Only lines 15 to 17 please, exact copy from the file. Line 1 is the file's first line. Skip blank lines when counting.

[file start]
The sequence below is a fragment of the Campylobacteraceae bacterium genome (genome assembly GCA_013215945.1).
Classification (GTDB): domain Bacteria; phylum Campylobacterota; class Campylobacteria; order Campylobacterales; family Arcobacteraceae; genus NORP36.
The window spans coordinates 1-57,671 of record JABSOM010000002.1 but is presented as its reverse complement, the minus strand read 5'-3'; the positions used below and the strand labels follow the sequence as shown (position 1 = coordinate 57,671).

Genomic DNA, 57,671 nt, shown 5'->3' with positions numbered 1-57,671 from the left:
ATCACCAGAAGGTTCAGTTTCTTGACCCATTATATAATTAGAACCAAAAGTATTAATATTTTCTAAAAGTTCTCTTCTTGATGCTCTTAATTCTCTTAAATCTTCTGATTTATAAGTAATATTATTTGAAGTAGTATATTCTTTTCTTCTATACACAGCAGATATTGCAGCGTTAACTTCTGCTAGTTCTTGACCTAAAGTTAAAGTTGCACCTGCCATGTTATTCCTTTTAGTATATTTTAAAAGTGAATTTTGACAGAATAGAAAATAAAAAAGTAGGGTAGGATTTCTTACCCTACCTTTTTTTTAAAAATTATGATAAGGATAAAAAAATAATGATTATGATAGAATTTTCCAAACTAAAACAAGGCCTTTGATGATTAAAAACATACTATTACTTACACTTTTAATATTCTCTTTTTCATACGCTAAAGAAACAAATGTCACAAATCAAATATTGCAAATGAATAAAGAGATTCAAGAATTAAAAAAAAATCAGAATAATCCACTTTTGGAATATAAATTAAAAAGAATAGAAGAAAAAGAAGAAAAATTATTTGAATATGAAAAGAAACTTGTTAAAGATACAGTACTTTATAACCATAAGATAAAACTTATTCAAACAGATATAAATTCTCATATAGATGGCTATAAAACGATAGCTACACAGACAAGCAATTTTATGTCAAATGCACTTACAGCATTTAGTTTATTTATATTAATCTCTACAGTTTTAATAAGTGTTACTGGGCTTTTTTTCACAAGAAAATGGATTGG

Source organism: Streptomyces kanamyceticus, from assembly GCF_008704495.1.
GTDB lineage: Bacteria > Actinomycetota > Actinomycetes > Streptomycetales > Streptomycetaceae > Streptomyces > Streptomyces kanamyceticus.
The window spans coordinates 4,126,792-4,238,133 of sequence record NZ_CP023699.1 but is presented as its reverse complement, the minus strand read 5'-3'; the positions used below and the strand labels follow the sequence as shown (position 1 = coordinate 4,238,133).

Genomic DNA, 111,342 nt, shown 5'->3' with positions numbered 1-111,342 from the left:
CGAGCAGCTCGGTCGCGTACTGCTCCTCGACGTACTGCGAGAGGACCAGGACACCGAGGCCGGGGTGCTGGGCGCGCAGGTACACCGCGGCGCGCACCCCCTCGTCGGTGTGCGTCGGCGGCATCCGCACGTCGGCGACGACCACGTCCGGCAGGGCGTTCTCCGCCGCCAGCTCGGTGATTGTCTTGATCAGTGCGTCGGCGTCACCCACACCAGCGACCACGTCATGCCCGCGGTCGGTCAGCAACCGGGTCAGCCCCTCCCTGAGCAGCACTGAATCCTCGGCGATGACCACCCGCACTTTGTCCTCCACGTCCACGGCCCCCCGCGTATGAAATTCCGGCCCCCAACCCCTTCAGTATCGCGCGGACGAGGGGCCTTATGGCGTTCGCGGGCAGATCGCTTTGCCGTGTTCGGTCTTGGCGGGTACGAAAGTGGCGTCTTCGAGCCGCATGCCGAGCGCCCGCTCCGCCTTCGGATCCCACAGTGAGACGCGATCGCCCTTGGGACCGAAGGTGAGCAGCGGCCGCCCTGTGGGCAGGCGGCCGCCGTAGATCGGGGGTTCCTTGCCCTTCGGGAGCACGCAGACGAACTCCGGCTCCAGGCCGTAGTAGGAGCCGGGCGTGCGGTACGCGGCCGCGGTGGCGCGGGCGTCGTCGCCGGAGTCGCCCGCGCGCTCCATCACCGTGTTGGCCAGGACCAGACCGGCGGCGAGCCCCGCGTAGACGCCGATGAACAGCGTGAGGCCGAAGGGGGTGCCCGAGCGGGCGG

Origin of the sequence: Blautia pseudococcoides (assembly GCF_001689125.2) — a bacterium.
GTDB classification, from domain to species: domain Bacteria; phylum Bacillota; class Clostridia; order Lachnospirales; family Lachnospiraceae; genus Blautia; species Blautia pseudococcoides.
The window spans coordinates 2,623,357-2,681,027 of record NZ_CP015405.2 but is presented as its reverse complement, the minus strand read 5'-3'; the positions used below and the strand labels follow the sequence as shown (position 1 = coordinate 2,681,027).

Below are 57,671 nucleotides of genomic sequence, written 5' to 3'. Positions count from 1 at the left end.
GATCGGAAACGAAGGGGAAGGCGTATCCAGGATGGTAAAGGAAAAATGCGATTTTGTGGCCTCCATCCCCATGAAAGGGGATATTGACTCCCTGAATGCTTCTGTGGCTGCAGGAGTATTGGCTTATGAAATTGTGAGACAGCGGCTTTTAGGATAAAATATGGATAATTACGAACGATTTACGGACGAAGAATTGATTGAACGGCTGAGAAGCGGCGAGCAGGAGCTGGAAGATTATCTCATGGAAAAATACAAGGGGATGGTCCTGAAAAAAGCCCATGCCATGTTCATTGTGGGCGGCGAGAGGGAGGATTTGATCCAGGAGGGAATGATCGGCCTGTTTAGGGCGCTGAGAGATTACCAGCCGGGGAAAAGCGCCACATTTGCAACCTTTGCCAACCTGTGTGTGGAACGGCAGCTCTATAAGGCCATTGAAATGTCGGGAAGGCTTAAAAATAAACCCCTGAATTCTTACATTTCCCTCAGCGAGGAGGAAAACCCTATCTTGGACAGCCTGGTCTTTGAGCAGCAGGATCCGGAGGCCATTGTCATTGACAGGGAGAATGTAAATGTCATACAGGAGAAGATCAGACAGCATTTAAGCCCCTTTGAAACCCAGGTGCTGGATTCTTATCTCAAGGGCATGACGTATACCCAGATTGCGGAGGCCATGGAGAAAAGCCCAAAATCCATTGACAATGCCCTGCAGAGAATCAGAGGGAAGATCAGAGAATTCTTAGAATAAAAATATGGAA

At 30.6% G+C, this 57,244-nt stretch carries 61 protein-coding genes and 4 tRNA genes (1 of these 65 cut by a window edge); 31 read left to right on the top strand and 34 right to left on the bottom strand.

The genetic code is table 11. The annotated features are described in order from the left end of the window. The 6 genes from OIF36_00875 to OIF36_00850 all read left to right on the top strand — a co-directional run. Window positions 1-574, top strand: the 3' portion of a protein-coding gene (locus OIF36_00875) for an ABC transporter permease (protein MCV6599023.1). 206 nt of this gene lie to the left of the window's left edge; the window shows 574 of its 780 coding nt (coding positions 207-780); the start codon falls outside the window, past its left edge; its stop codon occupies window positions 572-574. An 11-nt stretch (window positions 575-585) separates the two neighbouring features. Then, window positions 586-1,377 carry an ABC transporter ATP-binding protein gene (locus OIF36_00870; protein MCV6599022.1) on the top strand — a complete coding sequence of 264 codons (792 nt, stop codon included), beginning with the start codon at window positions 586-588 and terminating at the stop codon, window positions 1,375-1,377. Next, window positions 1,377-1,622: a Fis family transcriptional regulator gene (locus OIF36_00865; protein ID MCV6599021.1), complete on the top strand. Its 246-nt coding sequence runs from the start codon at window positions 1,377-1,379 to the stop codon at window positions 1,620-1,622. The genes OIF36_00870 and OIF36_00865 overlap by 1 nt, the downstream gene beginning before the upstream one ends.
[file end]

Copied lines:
GATCGGAAACGAAGGGGAAGGCGTATCCAGGATGGTAAAGGAAAAATGCGATTTTGTGGCCTCCATCCCCATGAAAGGGGATATTGACTCCCTGAATGCTTCTGTGGCTGCAGGAGTATTGGCTTATGAAATTGTGAGACAGCGGCTTTTAGGATAAAATATGGATAATTACGAACGATTTACGGACGAAGAATTGATTGAACGGCTGAGAAGCGGCGAGCAGGAGCTGGAAGATTATCTCATGGAAAAATACAAGGGGATGGTCCTGAAAAAAGCCCATGCCATGTTCATTGTGGGCGGCGAGAGGGAGGATTTGATCCAGGAGGGAATGATCGGCCTGTTTAGGGCGCTGAGAGATTACCAGCCGGGGAAAAGCGCCACATTTGCAACCTTTGCCAACCTGTGTGTGGAACGGCAGCTCTATAAGGCCATTGAAATGTCGGGAAGGCTTAAAAATAAACCCCTGAATTCTTACATTTCCCTCAGCGAGGAGGAAAACCCTATCTTGGACAGCCTGGTCTTTGAGCAGCAGGATCCGGAGGCCATTGTCATTGACAGGGAGAATGTAAATGTCATACAGGAGAAGATCAGACAGCATTTAAGCCCCTTTGAAACCCAGGTGCTGGATTCTTATCTCAAGGGCATGACGTATACCCAGATTGCGGAGGCCATGGAGAAAAGCCCAAAATCCATTGACAATGCCCTGCAGAGAATCAGAGGGAAGATCAGAGAATTCTTAGAATAAAAATATGGAA

At 30.6% G+C, this 57,244-nt stretch carries 61 protein-coding genes and 4 tRNA genes (1 of these 65 cut by a window edge); 31 read left to right on the top strand and 34 right to left on the bottom strand.

The genetic code is table 11. The annotated features are described in order from the left end of the window. The 6 genes from OIF36_00875 to OIF36_00850 all read left to right on the top strand — a co-directional run. Window positions 1-574, top strand: the 3' portion of a protein-coding gene (locus OIF36_00875) for an ABC transporter permease (protein MCV6599023.1). 206 nt of this gene lie to the left of the window's left edge; the window shows 574 of its 780 coding nt (coding positions 207-780); the start codon falls outside the window, past its left edge; its stop codon occupies window positions 572-574. An 11-nt stretch (window positions 575-585) separates the two neighbouring features. Then, window positions 586-1,377 carry an ABC transporter ATP-binding protein gene (locus OIF36_00870; protein MCV6599022.1) on the top strand — a complete coding sequence of 264 codons (792 nt, stop codon included), beginning with the start codon at window positions 586-588 and terminating at the stop codon, window positions 1,375-1,377. Next, window positions 1,377-1,622: a Fis family transcriptional regulator gene (locus OIF36_00865; protein ID MCV6599021.1), complete on the top strand. Its 246-nt coding sequence runs from the start codon at window positions 1,377-1,379 to the stop codon at window positions 1,620-1,622. The genes OIF36_00870 and OIF36_00865 overlap by 1 nt, the downstream gene beginning before the upstream one ends.